Gonzales v. Sizemore

Filing 41

ORDER adopting in part 31 Recommendation of United States Magistrate Judge. Granting in part 13 Defendants' Motion to Dismiss. Plaintiff's Title VII claim against the City is dismissed. The City is dismissed from this case. This ca se shall be administratively closed. The case may be reopened by either party upon a showing of good cause. Parties shall file a status report within 30 days of any action that serves to lift the automatic stay, by Judge Philip A. Brimmer on 2/19/2014. (eseam)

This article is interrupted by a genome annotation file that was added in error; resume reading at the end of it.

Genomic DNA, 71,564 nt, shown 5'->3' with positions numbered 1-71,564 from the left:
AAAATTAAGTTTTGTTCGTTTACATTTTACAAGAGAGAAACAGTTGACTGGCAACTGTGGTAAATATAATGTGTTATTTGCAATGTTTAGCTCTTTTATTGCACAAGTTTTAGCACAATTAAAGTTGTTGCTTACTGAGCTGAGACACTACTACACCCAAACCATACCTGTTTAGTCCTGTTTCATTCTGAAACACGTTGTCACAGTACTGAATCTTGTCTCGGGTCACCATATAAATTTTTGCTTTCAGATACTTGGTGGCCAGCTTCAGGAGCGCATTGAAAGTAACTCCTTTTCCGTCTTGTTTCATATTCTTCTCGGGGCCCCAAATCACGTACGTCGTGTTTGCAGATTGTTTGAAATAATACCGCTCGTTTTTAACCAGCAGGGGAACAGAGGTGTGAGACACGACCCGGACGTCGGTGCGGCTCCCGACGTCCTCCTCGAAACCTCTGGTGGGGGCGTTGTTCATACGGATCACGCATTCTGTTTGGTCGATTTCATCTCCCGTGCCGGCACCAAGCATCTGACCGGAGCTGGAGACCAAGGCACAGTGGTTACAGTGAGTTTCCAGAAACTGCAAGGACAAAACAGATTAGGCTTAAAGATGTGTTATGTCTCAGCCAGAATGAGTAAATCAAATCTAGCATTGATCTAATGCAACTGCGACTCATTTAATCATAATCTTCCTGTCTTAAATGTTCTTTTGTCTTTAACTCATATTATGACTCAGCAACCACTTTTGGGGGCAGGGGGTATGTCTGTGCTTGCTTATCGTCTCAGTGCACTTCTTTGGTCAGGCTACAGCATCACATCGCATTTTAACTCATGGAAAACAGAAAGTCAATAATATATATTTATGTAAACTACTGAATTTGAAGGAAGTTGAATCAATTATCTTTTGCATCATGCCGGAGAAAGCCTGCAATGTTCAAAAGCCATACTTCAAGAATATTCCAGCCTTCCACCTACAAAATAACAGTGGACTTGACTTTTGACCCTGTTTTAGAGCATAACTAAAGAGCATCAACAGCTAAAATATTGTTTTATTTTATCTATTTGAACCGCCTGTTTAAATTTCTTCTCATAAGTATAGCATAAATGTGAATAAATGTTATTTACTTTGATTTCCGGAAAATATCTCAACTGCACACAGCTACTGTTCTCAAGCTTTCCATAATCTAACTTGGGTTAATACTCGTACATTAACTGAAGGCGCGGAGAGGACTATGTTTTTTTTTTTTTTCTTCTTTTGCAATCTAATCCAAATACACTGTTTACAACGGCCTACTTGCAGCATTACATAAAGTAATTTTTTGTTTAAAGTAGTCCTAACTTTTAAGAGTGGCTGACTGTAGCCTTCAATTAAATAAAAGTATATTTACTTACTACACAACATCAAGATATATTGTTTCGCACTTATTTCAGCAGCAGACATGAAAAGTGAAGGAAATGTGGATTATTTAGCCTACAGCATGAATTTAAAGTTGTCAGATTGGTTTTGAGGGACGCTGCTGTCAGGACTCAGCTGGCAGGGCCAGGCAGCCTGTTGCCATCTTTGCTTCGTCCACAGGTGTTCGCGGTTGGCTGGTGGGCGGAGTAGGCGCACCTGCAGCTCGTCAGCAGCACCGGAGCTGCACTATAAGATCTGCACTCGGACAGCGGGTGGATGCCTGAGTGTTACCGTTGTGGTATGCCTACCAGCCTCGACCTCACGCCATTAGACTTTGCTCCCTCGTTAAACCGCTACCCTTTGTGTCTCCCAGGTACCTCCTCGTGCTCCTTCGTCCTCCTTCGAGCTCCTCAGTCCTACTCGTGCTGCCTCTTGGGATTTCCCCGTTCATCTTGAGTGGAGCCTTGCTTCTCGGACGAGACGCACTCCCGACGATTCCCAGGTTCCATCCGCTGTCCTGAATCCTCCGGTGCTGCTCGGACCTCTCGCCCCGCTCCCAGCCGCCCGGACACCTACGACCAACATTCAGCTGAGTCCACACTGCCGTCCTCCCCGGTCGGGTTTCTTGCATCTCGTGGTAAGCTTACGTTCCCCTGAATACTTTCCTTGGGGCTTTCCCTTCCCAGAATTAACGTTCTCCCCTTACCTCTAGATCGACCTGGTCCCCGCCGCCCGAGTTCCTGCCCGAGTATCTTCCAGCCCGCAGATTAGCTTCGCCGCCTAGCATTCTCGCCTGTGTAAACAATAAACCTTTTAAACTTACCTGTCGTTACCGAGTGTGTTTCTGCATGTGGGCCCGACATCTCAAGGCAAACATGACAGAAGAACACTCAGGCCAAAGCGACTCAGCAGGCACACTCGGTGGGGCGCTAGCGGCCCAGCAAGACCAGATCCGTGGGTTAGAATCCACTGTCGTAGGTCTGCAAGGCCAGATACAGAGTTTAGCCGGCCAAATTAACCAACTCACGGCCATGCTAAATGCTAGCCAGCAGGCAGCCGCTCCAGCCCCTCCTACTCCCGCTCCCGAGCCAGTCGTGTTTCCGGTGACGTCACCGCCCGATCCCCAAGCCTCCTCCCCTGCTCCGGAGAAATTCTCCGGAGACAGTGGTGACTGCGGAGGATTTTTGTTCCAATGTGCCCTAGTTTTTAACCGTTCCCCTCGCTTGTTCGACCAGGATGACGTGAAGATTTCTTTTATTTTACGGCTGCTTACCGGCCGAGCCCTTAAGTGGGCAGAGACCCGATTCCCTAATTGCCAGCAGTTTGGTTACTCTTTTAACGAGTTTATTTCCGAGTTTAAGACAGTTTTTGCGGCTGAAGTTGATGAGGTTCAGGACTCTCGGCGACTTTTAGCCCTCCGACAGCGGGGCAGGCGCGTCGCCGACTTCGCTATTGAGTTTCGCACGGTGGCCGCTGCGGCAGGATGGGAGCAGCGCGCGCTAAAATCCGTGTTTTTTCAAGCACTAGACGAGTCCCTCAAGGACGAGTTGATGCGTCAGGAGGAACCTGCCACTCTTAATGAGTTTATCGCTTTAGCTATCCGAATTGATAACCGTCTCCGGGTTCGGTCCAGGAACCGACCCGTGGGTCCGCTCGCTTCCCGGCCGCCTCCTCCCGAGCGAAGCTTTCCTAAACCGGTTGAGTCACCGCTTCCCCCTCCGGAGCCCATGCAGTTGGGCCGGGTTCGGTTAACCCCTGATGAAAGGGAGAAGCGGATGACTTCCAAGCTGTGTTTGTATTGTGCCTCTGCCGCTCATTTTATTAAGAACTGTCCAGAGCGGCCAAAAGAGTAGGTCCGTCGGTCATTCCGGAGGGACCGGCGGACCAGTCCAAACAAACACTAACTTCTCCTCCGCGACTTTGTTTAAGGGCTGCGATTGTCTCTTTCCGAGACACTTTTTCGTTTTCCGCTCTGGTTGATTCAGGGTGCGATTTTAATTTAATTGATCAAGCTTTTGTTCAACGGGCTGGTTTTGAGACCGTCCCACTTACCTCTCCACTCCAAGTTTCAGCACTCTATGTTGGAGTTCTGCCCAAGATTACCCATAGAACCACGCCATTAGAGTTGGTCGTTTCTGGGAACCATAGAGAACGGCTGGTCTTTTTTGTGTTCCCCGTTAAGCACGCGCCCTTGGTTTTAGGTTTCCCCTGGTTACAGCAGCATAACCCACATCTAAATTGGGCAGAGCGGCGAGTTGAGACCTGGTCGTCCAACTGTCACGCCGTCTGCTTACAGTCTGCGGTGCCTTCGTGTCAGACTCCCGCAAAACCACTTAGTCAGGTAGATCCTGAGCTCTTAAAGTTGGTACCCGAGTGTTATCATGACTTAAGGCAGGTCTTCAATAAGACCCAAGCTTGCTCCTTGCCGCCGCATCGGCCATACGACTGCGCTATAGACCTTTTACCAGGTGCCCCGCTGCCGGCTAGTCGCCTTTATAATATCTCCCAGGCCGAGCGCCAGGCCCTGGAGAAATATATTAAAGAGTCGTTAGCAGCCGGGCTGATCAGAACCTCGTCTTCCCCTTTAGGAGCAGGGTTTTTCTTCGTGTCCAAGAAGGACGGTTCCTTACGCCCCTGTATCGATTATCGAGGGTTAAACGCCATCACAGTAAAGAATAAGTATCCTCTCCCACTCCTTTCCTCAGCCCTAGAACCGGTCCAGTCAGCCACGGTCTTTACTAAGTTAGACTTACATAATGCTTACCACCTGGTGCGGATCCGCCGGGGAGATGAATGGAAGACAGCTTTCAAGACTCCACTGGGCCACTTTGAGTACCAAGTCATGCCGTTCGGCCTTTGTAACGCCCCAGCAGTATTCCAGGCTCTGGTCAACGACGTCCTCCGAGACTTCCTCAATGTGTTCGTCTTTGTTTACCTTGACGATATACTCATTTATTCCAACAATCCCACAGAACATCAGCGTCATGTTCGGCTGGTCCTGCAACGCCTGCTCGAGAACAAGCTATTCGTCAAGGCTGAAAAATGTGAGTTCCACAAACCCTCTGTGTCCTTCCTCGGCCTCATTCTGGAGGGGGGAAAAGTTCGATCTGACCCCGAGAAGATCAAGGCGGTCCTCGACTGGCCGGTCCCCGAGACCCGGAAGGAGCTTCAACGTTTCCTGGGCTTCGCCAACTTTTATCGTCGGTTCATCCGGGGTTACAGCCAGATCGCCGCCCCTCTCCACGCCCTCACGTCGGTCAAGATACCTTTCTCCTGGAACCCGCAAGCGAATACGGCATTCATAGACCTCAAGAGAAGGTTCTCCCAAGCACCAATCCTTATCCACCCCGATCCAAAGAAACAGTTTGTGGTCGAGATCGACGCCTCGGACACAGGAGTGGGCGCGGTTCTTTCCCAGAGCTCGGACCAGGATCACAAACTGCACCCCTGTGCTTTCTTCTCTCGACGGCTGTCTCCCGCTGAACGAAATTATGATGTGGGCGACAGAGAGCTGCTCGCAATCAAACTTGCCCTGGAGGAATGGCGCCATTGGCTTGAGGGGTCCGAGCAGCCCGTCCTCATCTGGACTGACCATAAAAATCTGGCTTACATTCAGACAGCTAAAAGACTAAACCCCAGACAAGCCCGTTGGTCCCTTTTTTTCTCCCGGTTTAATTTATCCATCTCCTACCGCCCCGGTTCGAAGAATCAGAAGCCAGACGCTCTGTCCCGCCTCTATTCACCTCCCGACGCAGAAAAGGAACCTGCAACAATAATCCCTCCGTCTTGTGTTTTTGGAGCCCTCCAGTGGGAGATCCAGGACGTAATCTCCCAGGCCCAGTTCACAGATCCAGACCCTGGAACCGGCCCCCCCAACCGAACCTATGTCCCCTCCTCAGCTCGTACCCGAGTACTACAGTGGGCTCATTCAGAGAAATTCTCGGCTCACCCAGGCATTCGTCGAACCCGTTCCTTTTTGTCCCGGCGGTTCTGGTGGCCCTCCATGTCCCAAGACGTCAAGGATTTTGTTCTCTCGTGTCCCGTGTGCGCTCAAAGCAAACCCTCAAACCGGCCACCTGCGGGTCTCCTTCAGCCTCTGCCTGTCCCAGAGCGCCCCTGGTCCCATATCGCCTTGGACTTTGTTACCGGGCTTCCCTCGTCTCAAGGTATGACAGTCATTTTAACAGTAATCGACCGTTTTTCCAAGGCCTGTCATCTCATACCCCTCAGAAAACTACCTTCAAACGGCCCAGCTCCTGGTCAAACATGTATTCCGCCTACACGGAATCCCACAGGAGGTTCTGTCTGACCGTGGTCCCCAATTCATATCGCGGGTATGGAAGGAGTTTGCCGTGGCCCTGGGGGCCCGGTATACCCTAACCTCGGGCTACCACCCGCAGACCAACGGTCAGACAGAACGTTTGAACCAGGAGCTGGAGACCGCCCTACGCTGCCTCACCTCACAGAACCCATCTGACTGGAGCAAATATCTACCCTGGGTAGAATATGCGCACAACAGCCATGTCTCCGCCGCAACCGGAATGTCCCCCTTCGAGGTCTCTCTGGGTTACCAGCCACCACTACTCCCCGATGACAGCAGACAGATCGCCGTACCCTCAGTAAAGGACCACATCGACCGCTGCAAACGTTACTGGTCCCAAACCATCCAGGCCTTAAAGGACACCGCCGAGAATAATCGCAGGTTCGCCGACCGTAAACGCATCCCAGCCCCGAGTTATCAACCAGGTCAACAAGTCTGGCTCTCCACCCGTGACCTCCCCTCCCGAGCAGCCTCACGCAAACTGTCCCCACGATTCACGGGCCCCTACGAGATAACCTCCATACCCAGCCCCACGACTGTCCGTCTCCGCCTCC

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IN THE UNITED STATES DISTRICT COURT FOR THE DISTRICT OF COLORADO Judge Philip A. Brimmer Civil Action No. 13-cv-00946-PAB-CBS JOAQUIN GONZALES, Plaintiff, v. CITY AND COUNTY OF DENVER, by and through Community Planning and Development, and MICHAEL SIZEMORE, in his personal capacity, Defendants. _____________________________________________________________________ ORDER _____________________________________________________________________ This matter is before the Court on the Recommendation of United States Magistrate Judge (the “Recommendation”) [Docket No. 31]. The magistrate judge recommends that the Court grant Defendants’ Motion to Dismiss [Docket No. 13] with respect to defendant City and County of Denver, Community Planning and Development (the “City”) and deny the motion with respect to defendant Michael Sizemore. On January 23, 2014, Mr. Sizemore filed timely objections [Docket No. 32] to the Recommendation and, on January 27, 2014, plaintiff Joaquin Gonzales filed timely objections to the Recommendation. The Court will “determine de novo any part of the magistrate judge’s disposition that has been properly objected to.” Fed. R. Civ. P. 72(b)(3). I. ANALYSIS The relevant factual history is set forth in the Recommendation and will not be recited here. See Docket No. 31 at 1-3. The magistrate judge recommends that the Court dismiss plaintiff’s Title VII claim1 against the City on the basis that it is precluded by plaintiff’s previous state court lawsuit. Docket No. 31 at 5-8. The magistrate judge recommends that the Court deny defendants’ motion to dismiss plaintiff’s Equal Protection claim2 against Mr. Sizemore because Mr. Sizemore is not in privity with the City. A. Notice of Bankruptcy On February 7, 2014, Mr. Sizemore filed a Notice of Automatic Stay [Docket No. 34] on his own behalf. The notice states, in part: 2. Undersigned counsel recently discovered that Mr. Sizemore filed for Chapter 13 bankruptcy on July 18, 2011. Defendant had moved out of state and previous correspondence to his last known address had not been forwarded until recently.3 3. Defendant Sizemore requests a stay of these proceedings. This stay would not affect proceedings against Defendant City and County of Denver. Docket No. 34 at 1 (internal citation omitted). The filing of a bankruptcy petition operates as an automatic stay, “applicable to 1 Plaintiff alleges that the City violated Title VII of the 1964 Civil Rights Act, 42 U.S.C. § 2000e et seq., by terminating his employment on the basis of his national origin. Docket No. 27 at 10-11. 2 Plaintiff asserts a claim pursuant to 42 U.S.C. § 1983 against Mr. Sizemore, alleging that Mr. Sizemore violated the Equal Protection Clause of the Fourteenth Amendment by causing plaintiff to be placed on investigatory suspension and then terminated on the basis of plaintiff’s national origin. Docket No. 31 at 9-10. 3 Mr. Sizemore notified the bankruptcy court on June 17, 2013 that all documents should be sent to an address in North Dakota. No. 11-27019-HRT, Notice of Change of Address [Docket No. 55] (Bankr. D. Colo. June 17, 2013). 2 all entities,” of, inter alia, “the commencement or continuation . . . of a judicial, administrative, or other action or proceeding against the debtor that was or could have been commenced before the commencement of the case under this title.” 11 U.S.C. § 362(a)(1). In the case of a petition for bankruptcy filed under Chapter 13, the automatic stay bars pre-petition litigation against the debtor until the case is closed, dismissed, or converted to a case under Chapter 7. 11 U.S.C. § 362(c)(2). Mr. Sizemore filed for bankruptcy on July 18, 2011. See No. 11-27019-HRT, Chapter 13 Voluntary Petition [Docket No. 1] (Bankr. D. Colo. July 18, 2011). Mr. Gonzales filed the case currently before the Court on April 12, 2013. Docket No. 1. Mr. Gonzales’ claim against Mr. Sizemore arises under 42 U.S.C. § 1983 and is based on Mr. Sizemore’s actions in terminating Mr. Gonzales from his employment on April 15, 2011. See Docket No. 27 at 9, ¶ 40. Mr. Gonzales was not required to exhaust available state remedies before bringing a § 1983 claim against Mr. Sizemore. See Patsy v. Board of Regents of State of Fla., 457 U.S. 496, 516 (1982) (“exhaustion of state administrative remedies should not be required as a prerequisite to bringing an action pursuant to § 1983”). Since this case could have been commenced, with respect to Mr. Sizemore, before the bankruptcy filing, it is subject to the automatic stay until the bankruptcy case is closed, dismissed, or converted to a case under Chapter 7. See 11 U.S.C. § 362(c)(2); No. 11-27019-HRT, Order Modifying Confirmed Chapter 13 Plan [Docket No. 83] (Bankr. D. Colo. Jan 21, 2014). Mr. Sizemore states that Mr. Gonzales’ claim against the City should not be stayed. “As a general proposition, this automatic stay provision of the Bankruptcy Code 3 applies only to bar actions against the debtor and does not extend to solvent codefendants.” C.H. Robinson Co. v. Paris & Sons, Inc., 180 F. Supp. 2d 1002, 100910 (N.D. Iowa 2001) (listing cases). An exception exists in those cases where “there is such identity between the debtor and the third-party defendant that the debtor may be said to be the real party defendant and that a judgment against the third-party defendant will in effect be a judgment or finding against the debtor.” Id. at 1011 (citing A.H. Robins Co., Inc. v. Piccinin, 788 F.2d 994, 999 (4th Cir. 1986)); see also In re Thornburg Mortg., Inc. Sec. Litig., 824 F. Supp. 2d 1214, 1279 (D.N.M. 2011) (automatic stay did not apply to securities claim against officers of corporation in bankruptcy proceeding where officers’ liability was only one element of debtor’s liability); Hounddog Productions, L.L.C. v. Empire Film Grp., Inc., 767 F. Supp. 2d 480, 485 (S.D.N.Y. 2011) (“The automatic stay may apply to non-bankrupt defendants only in special circumstances, usually when a claim against the non-debtor will have an immediate adverse economic consequence for the debtor’s estate, [citation], or where removing the stay would pose a serious threat to the debtor’s reorganization efforts.”) (internal citations omitted). The City and Mr. Sizemore do not share “such identity” that Mr. Sizemore “may be said to be the real party defendant” with respect to plaintiff’s claim against the City, such that “a judgment against [the City] will in effect be a judgment or finding against” Mr. Sizemore. See C.H. Robinson Co., 180 F. Supp. 2d at 1011. There is no indication that a ruling on plaintiff’s claim against the City would “pose a serious threat to [Mr. Sizemore’s] reorganization efforts.” See Hounddog Productions, 767 F. Supp. 2d at 4 485. Accordingly, this matter will not be stayed with respect to plaintiff’s claim against the City. B. Preclusive Effect of State Court Judgment on Title VII Claim against the City Plaintiff objects to the finding that his Title VII claim against the City is precluded by the previous state court litigation. Docket No. 33. First, plaintiff criticizes the magistrate judge’s reliance on Bolling v. City & County of Denver, Colo., 790 F.2d 67 (10th Cir. 1986). The plaintiff in Bolling appealed her termination to Denver’s Career Service Board (“CSB”), which upheld the termination, and then sought review in the District Court for the City and County of Denver, Colorado. Id. at 68. The plaintiff did not raise a discrimination claim before the CSB or in state court. Id. However, she later filed a discrimination claim pursuant to § 1983 based on her termination in federal court. Id. at 67-68. The Tenth Circuit held that res judicata barred the plaintiff from raising her employment discrimination claims “based on race or sex” in federal court because “she could have brought but failed to assert [those claims] in the state proceedings.”4 Id. The court explained that: Colorado gives preclusive effect to a state court judgment that reviews an administrative determination. See Norby v. City of Boulder, 195 Colo. 231, 577 P.2d 277, 280-81 (1978) (en banc). Moreover, when a party files an action under Colo. R. Civ. P. 106(a)(4) to review an administrative determination, as Bolling did here, Colorado “public policy requires the joinder of all of the petitioner’s claims in one action.” Powers v. Board of County Commissioners, 651 P.2d 463, 464 (Colo. Ct. App. 1982); see also Norby, 577 P.2d at 281. Even if we were to assume that the Board was not authorized to grant Bolling all the monetary relief she seeks in her federal 4 State court judgments are accorded the “same full faith and credit” in federal court as they would be in the courts of the State in which they were decided. 28 U.S.C. § 1738. 5 claims, she could have joined her claims for that relief in her state court proceeding and was required by Colorado public policy to do so. Id. In other words, the court held that plaintiff’s discrimination claims were barred because she was afforded a full and fair opportunity to litigate them in state court alongside her administrative appeal, although she chose not to do so. Id. at 69. Plaintiff asserts that “the U.S. Supreme Court effectively overruled [Bolling] for Title VII claims . . . in Univ. of Tenn. v. Elliott, 478 U.S. 788, 796 (1986).” Docket No. 33 at 7. Plaintiff mischaracterizes the effect of Elliott, which held that “Congress did not intend unreviewed state administrative proceedings to have preclusive effect on Title VII claims.” Id. (emphasis added). Elliott did not alter the preclusive effect accorded to state court opinions reviewing state administrative decisions. See id. Bolling continues to be good law in the Tenth Circuit. See Stone v. Dep’t of Aviation, 290 F. App’x 117, 123 (10th Cir. 2008) (“Stone II’”) (citing Bolling for the proposition that a “state court decision affirming a state agency determination is entitled to preclusive effect, so long as the state court proceeding provided the parties with a full and fair opportunity to litigate the case”). Plaintiff next argues that Colorado Rule of Civil Procedure 106 “prevented him from litigating [his discrimination claim] fully in state court.” Docket No. 33 at 8. Plaintiff states that his complaint “was limited to whether the Board had made necessary and sufficient findings of fact and conclusions of law in connection” with his Rule 106 claim and that he “did not even ask the state district court to determine whether Defendant City had discriminated against him.” Id. Plaintiff’s decision not to assert his discrimination claims before the state court 6 was just that–his decision. It was not the result of Rule 106, which expressly provides for the joinder of related claims to a request for review of a state administrative decision. Colo. R. Civ. P. 106(a)(4)(VI) (“[w]here claims other than claims under this Rule are properly joined in this action, the court shall determine the manner and timing of proceeding with respect to all claims”); see also Powers, 651 P.2d at 464 (“When a C.R.C.P. 106(a)(4) action is timely filed, public policy requires the joinder of all of the petitioner’s claims in one action.”); Stone v. Dep’t of Aviation, 453 F.3d 1271, 1275-77 (10th Cir. 2006) (applying compulsory counterclaim rule in the context of a Rule 106 proceeding) (“Stone I”). Plaintiff’s decision to litigate his discrimination claims in a different forum as opposed to joining them with his claim for administrative review contravenes both Colorado public policy, see Powers, 651 P.2d at 464, and his “obligation to bring all related claims together in the same action [] under the common law rule of claim preclusion prohibiting the splitting of actions.” See Stone I, 453 F.3d at 1278 (citing the Restatement (Second) of Judgments § 24)). Finally, plaintiff contends that he was unable to assert his Title VII claim before the state court because he did not receive a right-to-sue letter from the Equal Employment Opportunity Commission (“EEOC”) until April 10, 2013, several months after the state court issued its opinion on December 31, 2012. Docket No. 33 at 9-10; see Docket No. 13-3 at 1. Plaintiff argues that requiring him to request a right-to-sue letter early would run counter to the policy encouraging Title VII plaintiffs to participate in conciliation, while requiring him to stay his claim under Rule 106 would “frustrate[] the goal of speedy judicial review” of administrative decisions. Docket No. 33 at 10. 7 Plaintiff states that he was “caught between the Syclla [sic] of pursuing and exhausting his administrative remedies in state court and the Charybdis of seeking to have the EEOC investigate, determine whether there was probable cause, and attempt to conciliate his Title VII claims.” Id. The case from which plaintiff borrowed this metaphor, Scroggins v. State of Kan., Dep’t of Human Resources, Div. of CETA, 802 F.2d 1289, 1292 (10th Cir. 1986), applied Kansas law, under which it is necessary to appeal a CSB’s decision to state district court in order to fully exhaust one’s administrative remedies. In Colorado, review under Rule 106 is not a necessary part of exhaustion. On the contrary, a plaintiff in Colorado “need not seek judicial review of administrative proceedings, but if he does, Colorado requires” him to bring all related claims in a single action. Bolling, 790 F.2d at 68 n.1. The Tenth Circuit held in Wilkes v. Wyo. Dep’t of Employment Div. of Labor Stds., 314 F.3d 501, 506 (10th Cir. 2002), that a plaintiff’s Title VII claim is precluded by a previous lawsuit in which the plaintiff could have raised it, but did not, even if the plaintiff did not receive a right-to-sue letter during the pendency of the litigation. The court held that a plaintiff must either request the letter after the 180-day investigation period expires or stay the litigation pending completion of the EEOC’s administrative process. Id. Under the framework set forth in Wilkes, a plaintiff may choose to either accelerate his Title VII claim and obtain a more rapid judicial resolution of the case or delay his other claims to permit the EEOC to work towards conciliation of his claim. See id. The Tenth Circuit did not find this choice to be problematic from a policy 8 perspective.5 See id. In sum, plaintiff’s Title VII claim against the City is precluded by the previous state court litigation. II. CONCLUSION Wherefore, it is ORDERED that the Recommendation of United States Magistrate Judge [Docket No. 31] is ADOPTED in part. It is further ORDERED that Defendants’ Motion to Dismiss [Docket No. 13] filed by defendants the City and County of Denver, Community Planning and Development and Michael Sizemore is GRANTED in part. Plaintiff’s Title VII claim against the City is dismissed. The City is dismissed from this case. It is further ORDERED that, pursuant to the Court’s authority under D.C.COLO.LCivR 42.1, this case shall be administratively closed. The case may be reopened by either party upon a showing of good cause. It is further 5 Furthermore, Rule 106(a)(4)(VI) accords state court judges the flexibility to “determine the manner and timing of proceeding with respect to all claims,” suggesting the possibility of accommodating a plaintiff’s desire for both a speedy ruling on his administrative claim and the benefit of the EEOC’s conciliation process within a single state court proceeding. 9 ORDERED that the parties shall file, either jointly or separately, a status report within 30 days of any action that serves to lift the automatic stay. The status report shall indicate what the action was, the purported impact, and how the party or parties intend to proceed in this case. DATED February 19, 2014. BY THE COURT: s/Philip A. Brimmer PHILIP A. BRIMMER United States District Judge 10